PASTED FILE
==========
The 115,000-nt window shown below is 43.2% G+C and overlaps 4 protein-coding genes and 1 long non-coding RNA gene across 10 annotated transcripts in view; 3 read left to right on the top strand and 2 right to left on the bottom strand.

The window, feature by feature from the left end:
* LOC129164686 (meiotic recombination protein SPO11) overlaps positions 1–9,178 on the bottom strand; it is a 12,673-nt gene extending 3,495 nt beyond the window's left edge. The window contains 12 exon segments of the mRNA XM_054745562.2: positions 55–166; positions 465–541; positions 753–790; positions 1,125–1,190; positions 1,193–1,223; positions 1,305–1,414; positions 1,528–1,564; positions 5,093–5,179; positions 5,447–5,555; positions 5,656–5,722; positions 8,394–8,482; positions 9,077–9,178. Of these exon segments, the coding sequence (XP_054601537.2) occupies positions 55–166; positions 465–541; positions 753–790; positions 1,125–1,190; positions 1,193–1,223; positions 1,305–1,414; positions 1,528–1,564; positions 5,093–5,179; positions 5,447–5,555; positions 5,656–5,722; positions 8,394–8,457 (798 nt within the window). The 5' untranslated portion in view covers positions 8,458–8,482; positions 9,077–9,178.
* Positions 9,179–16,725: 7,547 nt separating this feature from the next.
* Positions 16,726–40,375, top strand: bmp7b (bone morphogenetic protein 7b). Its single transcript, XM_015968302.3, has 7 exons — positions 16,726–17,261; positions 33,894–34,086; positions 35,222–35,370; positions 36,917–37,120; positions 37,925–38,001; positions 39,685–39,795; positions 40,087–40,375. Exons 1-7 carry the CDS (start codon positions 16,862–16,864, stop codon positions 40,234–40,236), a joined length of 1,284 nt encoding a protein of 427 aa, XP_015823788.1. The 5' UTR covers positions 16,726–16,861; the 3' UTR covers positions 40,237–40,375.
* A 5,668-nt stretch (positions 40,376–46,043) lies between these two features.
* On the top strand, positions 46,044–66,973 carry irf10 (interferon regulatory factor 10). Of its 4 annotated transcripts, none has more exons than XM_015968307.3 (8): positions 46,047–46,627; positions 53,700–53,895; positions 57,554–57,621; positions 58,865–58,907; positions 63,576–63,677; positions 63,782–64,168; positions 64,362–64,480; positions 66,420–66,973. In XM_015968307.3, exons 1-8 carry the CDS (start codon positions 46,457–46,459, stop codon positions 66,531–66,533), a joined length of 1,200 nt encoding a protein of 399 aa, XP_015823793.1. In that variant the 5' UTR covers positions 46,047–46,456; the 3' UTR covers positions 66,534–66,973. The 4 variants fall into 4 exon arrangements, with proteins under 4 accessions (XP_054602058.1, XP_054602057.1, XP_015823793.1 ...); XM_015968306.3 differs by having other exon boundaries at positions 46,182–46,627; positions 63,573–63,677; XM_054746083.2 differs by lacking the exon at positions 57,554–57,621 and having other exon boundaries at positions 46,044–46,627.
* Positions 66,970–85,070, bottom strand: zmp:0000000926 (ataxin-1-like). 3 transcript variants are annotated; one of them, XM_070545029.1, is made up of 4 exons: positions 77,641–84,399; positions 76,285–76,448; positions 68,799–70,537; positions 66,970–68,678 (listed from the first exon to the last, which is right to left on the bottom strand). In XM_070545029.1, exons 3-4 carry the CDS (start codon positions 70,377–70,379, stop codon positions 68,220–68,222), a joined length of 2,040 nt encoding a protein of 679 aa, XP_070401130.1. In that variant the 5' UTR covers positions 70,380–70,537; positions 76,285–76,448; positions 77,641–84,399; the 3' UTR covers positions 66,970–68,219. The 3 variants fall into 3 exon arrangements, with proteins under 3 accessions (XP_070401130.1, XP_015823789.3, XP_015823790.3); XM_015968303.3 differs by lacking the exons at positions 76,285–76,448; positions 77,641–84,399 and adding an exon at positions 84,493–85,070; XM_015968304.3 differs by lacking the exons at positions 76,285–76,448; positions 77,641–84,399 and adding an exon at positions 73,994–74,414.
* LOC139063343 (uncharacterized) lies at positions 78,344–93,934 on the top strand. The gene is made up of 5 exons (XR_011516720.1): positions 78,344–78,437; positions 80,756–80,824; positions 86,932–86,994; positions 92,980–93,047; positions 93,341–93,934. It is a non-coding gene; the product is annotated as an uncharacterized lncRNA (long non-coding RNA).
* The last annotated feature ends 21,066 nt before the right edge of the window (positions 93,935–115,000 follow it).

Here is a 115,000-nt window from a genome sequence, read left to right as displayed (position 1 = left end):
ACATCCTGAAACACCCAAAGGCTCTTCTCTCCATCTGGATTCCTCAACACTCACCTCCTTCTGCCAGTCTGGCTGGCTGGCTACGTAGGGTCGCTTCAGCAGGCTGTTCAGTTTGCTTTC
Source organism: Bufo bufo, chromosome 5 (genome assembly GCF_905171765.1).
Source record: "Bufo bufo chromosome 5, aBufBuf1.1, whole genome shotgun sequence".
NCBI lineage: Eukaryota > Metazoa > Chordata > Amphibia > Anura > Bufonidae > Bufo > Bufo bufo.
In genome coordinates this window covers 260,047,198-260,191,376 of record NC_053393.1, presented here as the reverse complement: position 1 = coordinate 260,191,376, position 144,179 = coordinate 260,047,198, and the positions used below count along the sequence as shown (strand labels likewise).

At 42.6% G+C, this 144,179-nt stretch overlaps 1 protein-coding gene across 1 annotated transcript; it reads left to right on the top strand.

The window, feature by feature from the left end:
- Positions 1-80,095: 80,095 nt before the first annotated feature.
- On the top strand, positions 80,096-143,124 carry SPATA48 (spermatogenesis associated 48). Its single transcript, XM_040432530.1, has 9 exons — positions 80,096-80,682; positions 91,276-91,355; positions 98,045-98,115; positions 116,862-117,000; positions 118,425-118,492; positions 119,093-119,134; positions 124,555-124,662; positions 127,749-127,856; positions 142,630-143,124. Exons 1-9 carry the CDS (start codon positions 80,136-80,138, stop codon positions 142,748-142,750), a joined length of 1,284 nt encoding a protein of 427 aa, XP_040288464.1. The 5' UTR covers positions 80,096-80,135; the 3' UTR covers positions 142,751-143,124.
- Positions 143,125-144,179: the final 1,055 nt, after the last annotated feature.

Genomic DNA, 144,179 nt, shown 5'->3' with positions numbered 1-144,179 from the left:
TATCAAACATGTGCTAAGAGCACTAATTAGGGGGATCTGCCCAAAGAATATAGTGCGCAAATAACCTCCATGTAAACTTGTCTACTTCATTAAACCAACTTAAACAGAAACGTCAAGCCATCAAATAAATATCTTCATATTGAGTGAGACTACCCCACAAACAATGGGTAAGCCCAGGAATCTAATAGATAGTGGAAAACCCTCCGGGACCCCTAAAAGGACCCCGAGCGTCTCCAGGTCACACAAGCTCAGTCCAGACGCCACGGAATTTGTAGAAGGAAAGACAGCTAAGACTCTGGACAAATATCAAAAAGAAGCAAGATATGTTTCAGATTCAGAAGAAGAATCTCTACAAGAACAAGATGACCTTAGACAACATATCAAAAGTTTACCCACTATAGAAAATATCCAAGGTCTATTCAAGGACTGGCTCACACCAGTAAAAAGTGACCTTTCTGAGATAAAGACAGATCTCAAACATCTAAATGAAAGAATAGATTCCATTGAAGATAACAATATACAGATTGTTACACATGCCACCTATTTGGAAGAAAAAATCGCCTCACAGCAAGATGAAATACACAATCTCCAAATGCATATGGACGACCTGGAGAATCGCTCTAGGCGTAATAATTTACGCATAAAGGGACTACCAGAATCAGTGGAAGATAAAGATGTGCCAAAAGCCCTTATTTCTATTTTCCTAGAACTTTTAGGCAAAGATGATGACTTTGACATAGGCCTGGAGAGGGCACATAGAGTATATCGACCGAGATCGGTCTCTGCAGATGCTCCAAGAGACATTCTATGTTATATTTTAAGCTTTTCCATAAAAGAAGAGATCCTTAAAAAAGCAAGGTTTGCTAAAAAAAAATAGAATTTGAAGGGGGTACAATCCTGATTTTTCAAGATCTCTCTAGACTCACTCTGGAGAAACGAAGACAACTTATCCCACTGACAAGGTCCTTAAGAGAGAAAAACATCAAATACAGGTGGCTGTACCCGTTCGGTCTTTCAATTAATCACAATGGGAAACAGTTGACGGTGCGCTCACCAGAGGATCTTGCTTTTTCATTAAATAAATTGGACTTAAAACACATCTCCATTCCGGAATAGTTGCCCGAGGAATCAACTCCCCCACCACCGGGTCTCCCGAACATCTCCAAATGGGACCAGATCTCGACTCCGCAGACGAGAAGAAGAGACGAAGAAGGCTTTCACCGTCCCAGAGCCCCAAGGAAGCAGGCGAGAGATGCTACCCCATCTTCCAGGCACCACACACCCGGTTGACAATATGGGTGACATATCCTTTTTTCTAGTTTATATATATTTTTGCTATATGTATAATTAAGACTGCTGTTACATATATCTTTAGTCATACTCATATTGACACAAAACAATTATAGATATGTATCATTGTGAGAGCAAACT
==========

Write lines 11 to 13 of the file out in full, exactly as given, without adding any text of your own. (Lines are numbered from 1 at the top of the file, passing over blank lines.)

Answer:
Here is a 115,000-nt window from a genome sequence, read left to right as displayed (position 1 = left end):
ACATCCTGAAACACCCAAAGGCTCTTCTCTCCATCTGGATTCCTCAACACTCACCTCCTTCTGCCAGTCTGGCTGGCTGGCTACGTAGGGTCGCTTCAGCAGGCTGTTCAGTTTGCTTTC
Source organism: Bufo bufo, chromosome 5 (genome assembly GCF_905171765.1).